Oil snapped three straight sessions of declines and rose more than 1 percent toward $71 a barrel on Monday, but analysts said sentiment remains fragile and prices could again be hit by macroeconomic pessimism.

U.S. crude for July delivery rose 70 cents to $70.74 a barrel by 0455 GMT (12:55 a.m. ET), while London Brent crude gained 22 cents to $71.93.

There has been a significant decline in oil prices over the past couple of weeks so there might be some traders who think that oil has been oversold and are looking to buy in at these levels, said Toby Hassall, chief commodities analyst at CWA Global Markets Pty Ltd.

Oil could remain as the casualty of negative sentiments in the short term, but it should rebound when the panic subsides because we're still seeing strong growth in Asia and the U.S. economy is also slowly recovering.

Since striking a 2010 high just above $87 a barrel on May 4, crude prices have fallen in eleven of the last fifteen trading days and touched a low of $64.24 on Thursday last week, its weakest since September last year.

Germany's parliament approved on Friday its portion of a $1 trillion safety net to stabilize the euro as fears swirled that Europe's debt crisis and tougher financial regulation may choke economic recovery.

However, worries persist that Greece's debt troubles could spread to other indebted nations, dragging down Europe's economy and curtailing trade to the United States and Asia.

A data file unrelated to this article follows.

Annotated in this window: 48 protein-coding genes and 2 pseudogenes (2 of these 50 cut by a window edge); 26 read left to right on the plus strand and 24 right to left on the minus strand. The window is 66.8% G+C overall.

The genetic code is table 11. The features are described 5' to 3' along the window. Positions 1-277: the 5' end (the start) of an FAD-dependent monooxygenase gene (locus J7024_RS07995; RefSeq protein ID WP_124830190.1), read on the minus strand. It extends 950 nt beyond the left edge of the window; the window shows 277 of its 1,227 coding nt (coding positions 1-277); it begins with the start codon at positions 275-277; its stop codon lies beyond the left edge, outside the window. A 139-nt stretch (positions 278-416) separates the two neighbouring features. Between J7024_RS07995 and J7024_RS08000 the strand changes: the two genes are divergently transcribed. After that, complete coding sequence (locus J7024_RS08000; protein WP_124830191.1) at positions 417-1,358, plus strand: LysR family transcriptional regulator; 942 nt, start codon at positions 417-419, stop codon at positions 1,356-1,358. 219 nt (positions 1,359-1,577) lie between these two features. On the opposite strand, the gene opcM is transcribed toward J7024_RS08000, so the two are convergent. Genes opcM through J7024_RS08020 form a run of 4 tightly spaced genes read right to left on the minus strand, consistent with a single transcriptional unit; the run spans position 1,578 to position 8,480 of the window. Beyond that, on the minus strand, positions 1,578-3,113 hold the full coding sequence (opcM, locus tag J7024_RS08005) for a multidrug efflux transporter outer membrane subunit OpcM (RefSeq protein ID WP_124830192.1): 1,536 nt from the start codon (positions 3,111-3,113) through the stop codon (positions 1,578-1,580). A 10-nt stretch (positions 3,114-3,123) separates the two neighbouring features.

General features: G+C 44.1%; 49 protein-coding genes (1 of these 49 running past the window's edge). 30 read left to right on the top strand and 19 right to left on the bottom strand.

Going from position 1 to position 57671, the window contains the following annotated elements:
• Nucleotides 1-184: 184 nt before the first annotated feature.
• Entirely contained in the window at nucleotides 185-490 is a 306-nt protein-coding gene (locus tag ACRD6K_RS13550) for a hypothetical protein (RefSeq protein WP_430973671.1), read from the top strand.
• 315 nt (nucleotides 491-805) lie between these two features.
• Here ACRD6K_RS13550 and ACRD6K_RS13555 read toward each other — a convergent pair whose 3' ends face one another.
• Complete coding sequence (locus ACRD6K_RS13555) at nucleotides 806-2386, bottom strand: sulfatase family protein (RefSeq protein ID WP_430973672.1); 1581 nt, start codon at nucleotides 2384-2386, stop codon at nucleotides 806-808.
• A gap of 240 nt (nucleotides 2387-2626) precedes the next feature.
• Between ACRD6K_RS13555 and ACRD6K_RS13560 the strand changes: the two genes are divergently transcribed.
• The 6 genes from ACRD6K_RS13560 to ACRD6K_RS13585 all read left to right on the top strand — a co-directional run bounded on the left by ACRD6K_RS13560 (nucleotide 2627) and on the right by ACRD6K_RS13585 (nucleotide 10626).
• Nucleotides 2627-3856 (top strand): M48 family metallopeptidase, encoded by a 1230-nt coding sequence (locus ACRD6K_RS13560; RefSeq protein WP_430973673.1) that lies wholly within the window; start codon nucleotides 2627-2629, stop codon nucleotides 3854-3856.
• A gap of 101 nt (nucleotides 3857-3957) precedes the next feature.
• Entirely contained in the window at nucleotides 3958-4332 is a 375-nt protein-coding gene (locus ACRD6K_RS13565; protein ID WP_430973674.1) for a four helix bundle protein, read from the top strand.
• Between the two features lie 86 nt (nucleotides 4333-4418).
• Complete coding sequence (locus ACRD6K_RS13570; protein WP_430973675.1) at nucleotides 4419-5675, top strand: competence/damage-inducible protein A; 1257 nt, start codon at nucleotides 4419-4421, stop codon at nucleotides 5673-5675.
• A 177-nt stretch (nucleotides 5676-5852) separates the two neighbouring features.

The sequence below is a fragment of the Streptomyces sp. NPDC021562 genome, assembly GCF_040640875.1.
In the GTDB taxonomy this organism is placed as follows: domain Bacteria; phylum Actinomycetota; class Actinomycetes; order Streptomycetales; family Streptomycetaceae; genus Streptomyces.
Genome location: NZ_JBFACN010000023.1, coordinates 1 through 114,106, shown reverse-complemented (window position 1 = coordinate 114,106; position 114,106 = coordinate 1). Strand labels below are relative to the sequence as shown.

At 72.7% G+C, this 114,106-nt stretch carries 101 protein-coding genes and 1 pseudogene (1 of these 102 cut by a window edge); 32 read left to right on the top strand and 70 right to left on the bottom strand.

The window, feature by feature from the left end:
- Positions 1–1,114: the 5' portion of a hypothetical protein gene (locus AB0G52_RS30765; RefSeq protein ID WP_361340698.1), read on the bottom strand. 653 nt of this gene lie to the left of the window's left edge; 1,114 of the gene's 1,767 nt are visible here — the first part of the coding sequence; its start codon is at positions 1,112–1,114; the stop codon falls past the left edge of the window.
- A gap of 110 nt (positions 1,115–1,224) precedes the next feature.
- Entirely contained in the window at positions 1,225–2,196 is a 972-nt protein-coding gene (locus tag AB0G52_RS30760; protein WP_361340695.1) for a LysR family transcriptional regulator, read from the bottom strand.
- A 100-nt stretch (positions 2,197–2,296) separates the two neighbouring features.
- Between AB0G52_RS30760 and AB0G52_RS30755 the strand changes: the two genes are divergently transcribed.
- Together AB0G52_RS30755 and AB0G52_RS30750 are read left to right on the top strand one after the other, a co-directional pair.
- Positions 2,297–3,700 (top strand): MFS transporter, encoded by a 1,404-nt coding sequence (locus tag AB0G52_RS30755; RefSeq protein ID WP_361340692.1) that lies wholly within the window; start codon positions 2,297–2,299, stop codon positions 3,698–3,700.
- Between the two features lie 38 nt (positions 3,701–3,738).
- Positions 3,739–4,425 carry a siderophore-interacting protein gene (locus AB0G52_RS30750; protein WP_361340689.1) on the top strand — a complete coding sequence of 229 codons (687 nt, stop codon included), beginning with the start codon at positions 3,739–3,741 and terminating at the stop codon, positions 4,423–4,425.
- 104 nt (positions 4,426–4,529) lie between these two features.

Calls for other European economies to cut spending and slash their budget deficits have also sparked worries that the region's economy would slow, curtailing energy demand.

Although oil prices will no doubt remain at the mercy of broader macroeconomic pessimism, analysts at Barclays Capital said recovering demand in the U.S. and other non-industrialized economies, such as China, the Middle East and India, would lift prices.

With oil fundamentals improving fast, we expect prices to pick up once the phase of severe risk reduction abates, Barclays capital oil analyst Amrita Sen said in a report.

In the short-to-medium term, other potentially supportive factors include the start of the U.S. summer driving season and the start of the hurricane season in the U.S., which lasts from June through November.

Some meteorologists have predicted an unusually destructive hurricane season which could cause offshore oil production in the Gulf of Mexico to shut for extended periods.

Oil's gain also defied a stronger greenback, which makes it more expensive for holders of many other currencies.

The U.S. dollar index <.DXY> rose 0.47 percent against a basket of currencies on Monday, while Asian stocks recouped ground from last week's eight-month lows.

Volatility will be the name of the game on Wall Street this week as uncertainty over the euro-zone debt crisis remains a potent factor.

On the geopolitical front, Iran said it would abandon an offer to ship some of its uranium stockpile abroad if the United States imposes new sanctions, adding that Washington's continued determination to impose sanctions could even lead Tehran to review its cooperation with the U.N. nuclear agency.

(Editing by Ed Lane)